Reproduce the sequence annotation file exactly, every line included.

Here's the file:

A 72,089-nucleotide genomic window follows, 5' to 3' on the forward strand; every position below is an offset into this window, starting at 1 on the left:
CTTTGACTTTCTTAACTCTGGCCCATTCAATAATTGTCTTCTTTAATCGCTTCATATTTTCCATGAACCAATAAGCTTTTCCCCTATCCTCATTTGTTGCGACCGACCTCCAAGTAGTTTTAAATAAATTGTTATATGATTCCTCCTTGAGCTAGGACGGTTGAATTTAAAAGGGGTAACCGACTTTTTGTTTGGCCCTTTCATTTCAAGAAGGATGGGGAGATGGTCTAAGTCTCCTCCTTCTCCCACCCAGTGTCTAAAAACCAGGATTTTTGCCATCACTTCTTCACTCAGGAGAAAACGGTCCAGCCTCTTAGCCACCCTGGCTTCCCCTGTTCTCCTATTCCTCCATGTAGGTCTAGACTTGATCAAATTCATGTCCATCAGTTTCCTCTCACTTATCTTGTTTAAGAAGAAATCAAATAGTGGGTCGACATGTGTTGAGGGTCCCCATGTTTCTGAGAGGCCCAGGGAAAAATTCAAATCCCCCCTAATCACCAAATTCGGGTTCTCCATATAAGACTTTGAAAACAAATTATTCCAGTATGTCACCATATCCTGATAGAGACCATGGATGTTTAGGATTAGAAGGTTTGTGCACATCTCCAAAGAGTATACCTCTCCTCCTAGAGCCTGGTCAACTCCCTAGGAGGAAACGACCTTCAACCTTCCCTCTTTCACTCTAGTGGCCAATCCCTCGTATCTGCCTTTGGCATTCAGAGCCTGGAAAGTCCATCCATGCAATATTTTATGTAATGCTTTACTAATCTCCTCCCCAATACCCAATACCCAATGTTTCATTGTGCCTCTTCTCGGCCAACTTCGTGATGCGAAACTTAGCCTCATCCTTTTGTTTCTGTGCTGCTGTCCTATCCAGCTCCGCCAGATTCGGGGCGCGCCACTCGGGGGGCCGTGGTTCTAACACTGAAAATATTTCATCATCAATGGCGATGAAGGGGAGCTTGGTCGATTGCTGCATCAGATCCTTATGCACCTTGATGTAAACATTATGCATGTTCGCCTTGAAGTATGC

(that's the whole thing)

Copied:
A 72,089-nucleotide genomic window follows, 5' to 3' on the forward strand; every position below is an offset into this window, starting at 1 on the left:
CTTTGACTTTCTTAACTCTGGCCCATTCAATAATTGTCTTCTTTAATCGCTTCATATTTTCCATGAACCAATAAGCTTTTCCCCTATCCTCATTTGTTGCGACCGACCTCCAAGTAGTTTTAAATAAATTGTTATATGATTCCTCCTTGAGCTAGGACGGTTGAATTTAAAAGGGGTAACCGACTTTTTGTTTGGCCCTTTCATTTCAAGAAGGATGGGGAGATGGTCTAAGTCTCCTCCTTCTCCCACCCAGTGTCTAAAAACCAGGATTTTTGCCATCACTTCTTCACTCAGGAGAAAACGGTCCAGCCTCTTAGCCACCCTGGCTTCCCCTGTTCTCCTATTCCTCCATGTAGGTCTAGACTTGATCAAATTCATGTCCATCAGTTTCCTCTCACTTATCTTGTTTAAGAAGAAATCAAATAGTGGGTCGACATGTGTTGAGGGTCCCCATGTTTCTGAGAGGCCCAGGGAAAAATTCAAATCCCCCCTAATCACCAAATTCGGGTTCTCCATATAAGACTTTGAAAACAAATTATTCCAGTATGTCACCATATCCTGATAGAGACCATGGATGTTTAGGATTAGAAGGTTTGTGCACATCTCCAAAGAGTATACCTCTCCTCCTAGAGCCTGGTCAACTCCCTAGGAGGAAACGACCTTCAACCTTCCCTCTTTCACTCTAGTGGCCAATCCCTCGTATCTGCCTTTGGCATTCAGAGCCTGGAAAGTCCATCCATGCAATATTTTATGTAATGCTTTACTAATCTCCTCCCCAATACCCAATACCCAATGTTTCATTGTGCCTCTTCTCGGCCAACTTCGTGATGCGAAACTTAGCCTCATCCTTTTGTTTCTGTGCTGCTGTCCTATCCAGCTCCGCCAGATTCGGGGCGCGCCACTCGGGGGGCCGTGGTTCTAACACTGAAAATATTTCATCATCAATGGCGATGAAGGGGAGCTTGGTCGATTGCTGCATCAGATCCTTATGCACCTTGATGTAAACATTATGCATGTTCGCCTTGAAGTATGC